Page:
There is a well-worn path stretching across every adult's life. It is impossible to grow up without travelling down that path. That path is the path of childhood. What is true physically is equally true spiritually. How essential is a healthy, happy childhood in the family of God…yet how rare!
But the truth is we can't know everything. Most of the time we don't even fully know our own reasons for our actions—how can we possibly know the mind of another?
The Christian life is full of tough questions arising from circumstances. Questions like "Why does God allow bad things to happen to good people?" And if we parents struggle to answer them, how much more deeply must our children wrestle with those troublesome questions?
Many Christians assume that doubt is the opposite of faith. It isn't. Unbelief is the opposite of faith. And somewhere in between faith and unbelief lies the realm of doubt.
In the words of Ephesians 4:32, be kind. My sister Luci paraphrases this verse, “Just be nice."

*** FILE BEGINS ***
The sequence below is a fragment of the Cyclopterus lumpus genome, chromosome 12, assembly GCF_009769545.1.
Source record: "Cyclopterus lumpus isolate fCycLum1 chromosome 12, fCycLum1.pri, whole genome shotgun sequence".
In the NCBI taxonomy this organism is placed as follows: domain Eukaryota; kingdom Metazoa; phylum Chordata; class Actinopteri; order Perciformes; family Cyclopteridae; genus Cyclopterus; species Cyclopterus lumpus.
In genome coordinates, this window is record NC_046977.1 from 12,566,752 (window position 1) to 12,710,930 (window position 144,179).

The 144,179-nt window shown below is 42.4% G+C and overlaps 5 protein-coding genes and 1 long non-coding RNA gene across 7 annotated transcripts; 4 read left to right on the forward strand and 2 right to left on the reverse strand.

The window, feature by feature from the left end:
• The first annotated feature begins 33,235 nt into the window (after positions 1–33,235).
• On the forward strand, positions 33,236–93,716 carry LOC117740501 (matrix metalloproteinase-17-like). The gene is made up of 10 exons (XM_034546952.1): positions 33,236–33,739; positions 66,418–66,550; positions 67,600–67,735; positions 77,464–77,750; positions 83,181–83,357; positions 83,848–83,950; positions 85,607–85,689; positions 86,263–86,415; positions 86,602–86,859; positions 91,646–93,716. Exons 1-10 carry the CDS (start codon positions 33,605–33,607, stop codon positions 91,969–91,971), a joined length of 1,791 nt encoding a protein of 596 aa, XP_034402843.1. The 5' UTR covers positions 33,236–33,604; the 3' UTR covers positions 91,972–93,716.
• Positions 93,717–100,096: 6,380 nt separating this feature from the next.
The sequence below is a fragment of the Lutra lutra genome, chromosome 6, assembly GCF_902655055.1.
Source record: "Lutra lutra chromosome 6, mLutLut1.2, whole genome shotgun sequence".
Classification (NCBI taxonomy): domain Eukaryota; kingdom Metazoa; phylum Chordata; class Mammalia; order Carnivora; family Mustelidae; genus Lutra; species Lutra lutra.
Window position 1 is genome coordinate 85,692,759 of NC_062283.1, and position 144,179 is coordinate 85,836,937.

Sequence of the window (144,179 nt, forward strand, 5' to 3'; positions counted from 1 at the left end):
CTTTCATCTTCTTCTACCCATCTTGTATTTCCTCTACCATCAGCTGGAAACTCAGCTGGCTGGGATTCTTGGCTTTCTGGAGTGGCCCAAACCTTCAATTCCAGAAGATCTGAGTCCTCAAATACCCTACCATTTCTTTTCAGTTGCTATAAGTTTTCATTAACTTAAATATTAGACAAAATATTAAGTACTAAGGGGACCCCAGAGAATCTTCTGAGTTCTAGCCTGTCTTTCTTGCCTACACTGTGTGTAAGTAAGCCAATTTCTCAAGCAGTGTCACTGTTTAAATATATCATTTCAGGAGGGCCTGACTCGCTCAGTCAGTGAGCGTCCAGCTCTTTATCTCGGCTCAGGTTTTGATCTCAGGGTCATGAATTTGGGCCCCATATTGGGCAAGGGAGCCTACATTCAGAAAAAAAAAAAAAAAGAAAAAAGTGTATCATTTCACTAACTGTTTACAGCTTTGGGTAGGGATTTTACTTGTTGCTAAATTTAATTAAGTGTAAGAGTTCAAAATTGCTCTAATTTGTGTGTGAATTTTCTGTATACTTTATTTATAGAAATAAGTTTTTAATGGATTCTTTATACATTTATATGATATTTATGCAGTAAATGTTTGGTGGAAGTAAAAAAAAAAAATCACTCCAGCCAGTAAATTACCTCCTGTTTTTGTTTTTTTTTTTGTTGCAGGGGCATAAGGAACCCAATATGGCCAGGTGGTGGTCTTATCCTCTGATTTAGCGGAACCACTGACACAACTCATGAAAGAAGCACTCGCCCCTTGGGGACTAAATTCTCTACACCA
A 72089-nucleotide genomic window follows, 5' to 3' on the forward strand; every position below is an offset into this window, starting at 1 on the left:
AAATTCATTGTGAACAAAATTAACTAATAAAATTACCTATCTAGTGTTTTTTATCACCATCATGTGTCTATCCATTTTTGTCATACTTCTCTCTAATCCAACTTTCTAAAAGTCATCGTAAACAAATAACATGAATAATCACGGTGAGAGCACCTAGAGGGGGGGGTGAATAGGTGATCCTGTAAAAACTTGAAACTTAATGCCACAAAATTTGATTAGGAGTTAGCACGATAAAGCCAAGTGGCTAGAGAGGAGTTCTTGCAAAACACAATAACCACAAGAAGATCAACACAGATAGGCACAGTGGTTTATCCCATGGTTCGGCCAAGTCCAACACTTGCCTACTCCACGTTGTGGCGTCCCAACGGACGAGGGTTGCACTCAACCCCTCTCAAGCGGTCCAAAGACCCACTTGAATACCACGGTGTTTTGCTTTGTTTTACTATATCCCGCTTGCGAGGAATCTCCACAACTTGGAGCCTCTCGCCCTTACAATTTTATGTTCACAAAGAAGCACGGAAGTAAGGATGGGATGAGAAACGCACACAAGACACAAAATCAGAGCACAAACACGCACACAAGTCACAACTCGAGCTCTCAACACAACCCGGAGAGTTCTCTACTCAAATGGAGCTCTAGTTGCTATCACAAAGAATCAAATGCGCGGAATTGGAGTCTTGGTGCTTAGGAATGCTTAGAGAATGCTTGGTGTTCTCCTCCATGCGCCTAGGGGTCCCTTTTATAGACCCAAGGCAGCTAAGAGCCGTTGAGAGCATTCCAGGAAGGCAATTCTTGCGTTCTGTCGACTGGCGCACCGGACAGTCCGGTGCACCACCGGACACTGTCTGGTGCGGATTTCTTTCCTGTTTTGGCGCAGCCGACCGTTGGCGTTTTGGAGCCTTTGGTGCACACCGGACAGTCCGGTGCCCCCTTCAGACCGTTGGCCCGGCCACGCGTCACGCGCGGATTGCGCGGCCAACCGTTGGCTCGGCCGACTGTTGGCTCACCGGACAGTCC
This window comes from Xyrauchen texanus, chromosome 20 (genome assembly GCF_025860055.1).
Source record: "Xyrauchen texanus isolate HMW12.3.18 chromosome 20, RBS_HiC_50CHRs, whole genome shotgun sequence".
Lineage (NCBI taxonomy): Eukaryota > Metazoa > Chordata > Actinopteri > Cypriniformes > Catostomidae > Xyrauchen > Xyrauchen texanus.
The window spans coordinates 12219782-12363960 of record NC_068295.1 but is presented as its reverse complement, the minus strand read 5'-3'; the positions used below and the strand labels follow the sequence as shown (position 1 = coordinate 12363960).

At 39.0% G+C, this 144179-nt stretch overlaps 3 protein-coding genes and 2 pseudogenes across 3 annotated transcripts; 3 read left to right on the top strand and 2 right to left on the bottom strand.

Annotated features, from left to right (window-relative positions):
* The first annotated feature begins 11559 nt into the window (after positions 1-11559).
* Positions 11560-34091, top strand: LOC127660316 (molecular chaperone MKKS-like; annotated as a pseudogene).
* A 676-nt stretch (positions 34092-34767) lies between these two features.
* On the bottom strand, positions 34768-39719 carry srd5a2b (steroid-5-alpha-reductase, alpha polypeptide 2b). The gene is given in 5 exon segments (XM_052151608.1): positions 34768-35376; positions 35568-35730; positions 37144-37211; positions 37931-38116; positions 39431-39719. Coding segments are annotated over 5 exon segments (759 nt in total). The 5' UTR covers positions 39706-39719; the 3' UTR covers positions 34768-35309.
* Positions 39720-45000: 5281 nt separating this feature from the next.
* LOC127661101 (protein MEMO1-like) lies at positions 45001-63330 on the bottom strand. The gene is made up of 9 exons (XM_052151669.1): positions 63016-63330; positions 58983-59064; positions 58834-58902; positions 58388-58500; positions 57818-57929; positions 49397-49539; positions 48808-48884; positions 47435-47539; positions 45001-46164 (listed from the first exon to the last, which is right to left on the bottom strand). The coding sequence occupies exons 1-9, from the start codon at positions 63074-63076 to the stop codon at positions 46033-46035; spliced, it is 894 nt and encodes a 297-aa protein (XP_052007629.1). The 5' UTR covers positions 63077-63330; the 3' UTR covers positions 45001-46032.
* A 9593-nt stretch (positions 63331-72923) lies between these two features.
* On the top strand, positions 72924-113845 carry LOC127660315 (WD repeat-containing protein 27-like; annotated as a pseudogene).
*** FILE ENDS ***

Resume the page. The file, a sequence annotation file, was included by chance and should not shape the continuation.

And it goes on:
The highest form of love is charity—the type of devotion that seeks the highest good of another. This love serves unconditionally, regardless the cost. The Bible talks about this kind of sacrificial love in 1 Corinthians 13. This is the kind of love that we need most of all, and it finds its fullest expression in God’s relationship to us.
Optimism, pessimism, suspicion, and fatalism all fail to present life as it really is. In contrast to these four ways we view life God tells us to live with a perspective characterized by reality, joy, trust, and hope.
When we treat others with indifference we are making an announcement to them, declaring, “I don’t love you.” Towards whom are you apathetic?
I accept you, I believe you’re valuable, I care when you hurt, I desire what’s best for you, and I erase all offences. Chuck Swindoll calls this the A-B-Cs of love.
Love has a language all its own. When love is on display, no words can adequately define or describe it.